Raleigh Jenkins is certainly skilled at telling half-truths about climate and energy issues in his letter published June 30.

Jenkins wrongly implies that renewables won’t need cleanup. But the millions of wind towers required in an all-electric energy infrastructure can’t be re-used. Just as constant vibration degrades bridge concrete, old towers need cleanup and replacement after a 20-year life.

An all-electric vehicle fleet is impossible. Batteries deplete after one to two hours of heavy driving. Recharging takes four hours at 220V (10 at 110V). Trucks, taxis, trains and airplanes can’t afford to change out hundreds to thousands of batteries every hour, or to carry the extra weight. Besides, the pool of change batteries would be impossibly large. Electric vehicles will remain a niche application to minicars.

Jenkins’ fracking comments appear designed to sow fear without coming to any specific point. Major gas producers use multiple casings of concrete and steel to contain frack liquid until reaching target rock, typically thousands of feet below an aquifer. I challenge Jenkins to produce federal or state environmental reports documenting aquifer contamination by frack liquid. As for surface effects, the industry has become sensitized to public concern, and is increasingly more scrupulous about water recycling.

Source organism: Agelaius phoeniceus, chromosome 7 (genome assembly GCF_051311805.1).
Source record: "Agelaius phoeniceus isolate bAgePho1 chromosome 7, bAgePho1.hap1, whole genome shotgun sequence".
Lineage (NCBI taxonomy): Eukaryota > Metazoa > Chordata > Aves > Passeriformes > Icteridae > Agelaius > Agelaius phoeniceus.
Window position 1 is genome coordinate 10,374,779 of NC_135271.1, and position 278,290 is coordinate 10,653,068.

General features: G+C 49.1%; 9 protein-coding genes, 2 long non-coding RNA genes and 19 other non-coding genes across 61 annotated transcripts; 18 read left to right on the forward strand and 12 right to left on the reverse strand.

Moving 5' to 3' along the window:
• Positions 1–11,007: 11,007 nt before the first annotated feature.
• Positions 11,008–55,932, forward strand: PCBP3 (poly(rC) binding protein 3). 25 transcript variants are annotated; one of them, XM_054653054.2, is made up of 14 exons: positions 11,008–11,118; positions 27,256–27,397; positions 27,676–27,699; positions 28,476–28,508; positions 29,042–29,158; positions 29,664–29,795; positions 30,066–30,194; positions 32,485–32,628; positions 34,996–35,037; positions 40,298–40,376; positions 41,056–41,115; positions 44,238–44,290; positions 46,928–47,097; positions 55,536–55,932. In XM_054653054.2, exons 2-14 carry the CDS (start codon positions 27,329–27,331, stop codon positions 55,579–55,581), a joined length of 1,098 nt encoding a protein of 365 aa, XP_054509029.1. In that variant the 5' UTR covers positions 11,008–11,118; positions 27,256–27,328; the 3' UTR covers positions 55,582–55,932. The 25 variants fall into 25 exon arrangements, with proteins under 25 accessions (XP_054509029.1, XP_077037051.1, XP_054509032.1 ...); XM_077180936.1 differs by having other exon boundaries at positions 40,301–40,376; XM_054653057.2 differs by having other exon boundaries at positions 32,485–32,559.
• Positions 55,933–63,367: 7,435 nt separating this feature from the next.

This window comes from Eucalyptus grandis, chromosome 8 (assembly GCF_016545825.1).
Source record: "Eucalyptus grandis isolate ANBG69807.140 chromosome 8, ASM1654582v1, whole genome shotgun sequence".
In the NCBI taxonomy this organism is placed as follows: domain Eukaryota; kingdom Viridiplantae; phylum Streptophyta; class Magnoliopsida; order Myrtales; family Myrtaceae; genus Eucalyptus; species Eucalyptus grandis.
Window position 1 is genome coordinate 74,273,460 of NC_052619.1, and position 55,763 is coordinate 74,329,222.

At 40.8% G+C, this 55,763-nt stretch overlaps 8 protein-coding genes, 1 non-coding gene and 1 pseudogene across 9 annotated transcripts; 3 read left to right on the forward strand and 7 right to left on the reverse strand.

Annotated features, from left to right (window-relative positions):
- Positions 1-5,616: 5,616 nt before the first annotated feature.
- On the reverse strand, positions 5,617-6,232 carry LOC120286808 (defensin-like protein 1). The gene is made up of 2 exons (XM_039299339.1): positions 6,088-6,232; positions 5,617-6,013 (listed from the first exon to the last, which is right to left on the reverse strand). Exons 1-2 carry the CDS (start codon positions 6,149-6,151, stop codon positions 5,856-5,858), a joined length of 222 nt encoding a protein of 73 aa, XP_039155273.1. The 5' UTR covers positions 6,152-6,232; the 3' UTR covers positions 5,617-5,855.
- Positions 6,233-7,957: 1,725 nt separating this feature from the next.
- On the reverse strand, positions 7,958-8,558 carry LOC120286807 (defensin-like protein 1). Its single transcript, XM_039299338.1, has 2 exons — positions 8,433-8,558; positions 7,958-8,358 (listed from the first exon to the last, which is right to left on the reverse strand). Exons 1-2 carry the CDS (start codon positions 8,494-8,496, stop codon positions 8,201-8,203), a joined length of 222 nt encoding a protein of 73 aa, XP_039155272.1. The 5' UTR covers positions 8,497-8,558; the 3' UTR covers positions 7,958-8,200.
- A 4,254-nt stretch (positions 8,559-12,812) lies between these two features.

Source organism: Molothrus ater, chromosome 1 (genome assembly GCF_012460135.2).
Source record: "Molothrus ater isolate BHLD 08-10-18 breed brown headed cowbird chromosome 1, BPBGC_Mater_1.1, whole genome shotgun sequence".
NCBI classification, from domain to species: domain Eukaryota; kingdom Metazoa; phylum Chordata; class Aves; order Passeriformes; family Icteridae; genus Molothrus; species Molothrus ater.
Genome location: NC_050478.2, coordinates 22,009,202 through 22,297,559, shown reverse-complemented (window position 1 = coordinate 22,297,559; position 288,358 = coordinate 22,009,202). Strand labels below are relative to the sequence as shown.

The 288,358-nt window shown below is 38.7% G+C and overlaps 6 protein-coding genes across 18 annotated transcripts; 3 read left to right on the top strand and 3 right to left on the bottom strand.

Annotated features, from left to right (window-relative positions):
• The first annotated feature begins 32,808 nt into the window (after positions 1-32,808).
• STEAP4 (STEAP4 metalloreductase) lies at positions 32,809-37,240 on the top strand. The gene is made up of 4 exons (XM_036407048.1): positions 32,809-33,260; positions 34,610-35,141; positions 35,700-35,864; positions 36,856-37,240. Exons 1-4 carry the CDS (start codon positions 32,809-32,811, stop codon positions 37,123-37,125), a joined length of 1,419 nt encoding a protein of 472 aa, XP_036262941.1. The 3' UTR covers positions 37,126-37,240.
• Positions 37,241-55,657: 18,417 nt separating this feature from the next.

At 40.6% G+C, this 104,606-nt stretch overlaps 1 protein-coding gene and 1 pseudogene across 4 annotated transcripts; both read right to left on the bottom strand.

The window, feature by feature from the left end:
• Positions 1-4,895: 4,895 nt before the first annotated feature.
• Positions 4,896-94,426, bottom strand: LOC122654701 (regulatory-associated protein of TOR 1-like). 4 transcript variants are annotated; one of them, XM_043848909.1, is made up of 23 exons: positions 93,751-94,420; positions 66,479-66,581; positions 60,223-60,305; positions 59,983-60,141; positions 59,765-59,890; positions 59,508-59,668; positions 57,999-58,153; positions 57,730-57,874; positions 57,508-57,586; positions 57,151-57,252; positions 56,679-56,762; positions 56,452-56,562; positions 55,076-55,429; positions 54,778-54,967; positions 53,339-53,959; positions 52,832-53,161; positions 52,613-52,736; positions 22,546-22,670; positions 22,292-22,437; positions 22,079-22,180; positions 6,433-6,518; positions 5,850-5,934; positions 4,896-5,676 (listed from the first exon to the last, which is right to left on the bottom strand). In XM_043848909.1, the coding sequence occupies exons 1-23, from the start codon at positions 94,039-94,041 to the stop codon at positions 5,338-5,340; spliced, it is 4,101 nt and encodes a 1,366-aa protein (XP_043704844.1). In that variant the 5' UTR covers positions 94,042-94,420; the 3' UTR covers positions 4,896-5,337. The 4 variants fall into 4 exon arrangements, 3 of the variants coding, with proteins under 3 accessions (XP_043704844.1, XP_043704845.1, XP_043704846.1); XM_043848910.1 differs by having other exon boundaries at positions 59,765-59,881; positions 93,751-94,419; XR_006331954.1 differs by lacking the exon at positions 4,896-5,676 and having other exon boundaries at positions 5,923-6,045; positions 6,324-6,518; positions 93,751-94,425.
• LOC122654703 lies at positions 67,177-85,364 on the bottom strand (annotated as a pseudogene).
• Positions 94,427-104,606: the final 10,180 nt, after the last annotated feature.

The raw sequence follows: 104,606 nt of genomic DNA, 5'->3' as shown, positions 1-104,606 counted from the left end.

Ozone in cities is not an automatic consequence of fossil fuels. It derives from improperly maintained catalytic converters allowing tailpipe volatile organic carbon and NOx to exhaust, instead of harmless water, carbon dioxide and nitrogen.

Jenkins invokes the man-made global warming hobgoblin without realizing that every single primary physical effect required by the theory is absent. Space prevents an explanation, but that theory requires less heat radiation to exit the top of the atmosphere, more back radiation directed at the ground and higher humidity and greater warming at middle elevations. These must be present or else global warming that is occurring (as opposed to city warming) isn’t man-made, and the fact is that none of these are happening.

Jenkins fails to mention U.S. Sen. James Inhofe, R-Okla., lists 1,000 international scientists who are skeptical of the man-made theory of global warming in their climate publications, or that his claim that 90 percent of scientists believe the theory comes from a nonrepresentative sample size of 103.

Jenkins’ oil shortage is a myth. A 2006 DOE report estimates that new C02 injection could quadruple recoverable U.S. reserves.

Natural gas, of which we have more and more, can be economically converted to diesel or gasoline. A different process can convert hundreds of years of coal reserves to oil. The application of fracking to vast expanses of shale rock is adding billions of barrels of previously unrecoverable oil.

However, I will agree that conservation is wise.

Claude Culross, Ph.D.

chemist

Baton Rouge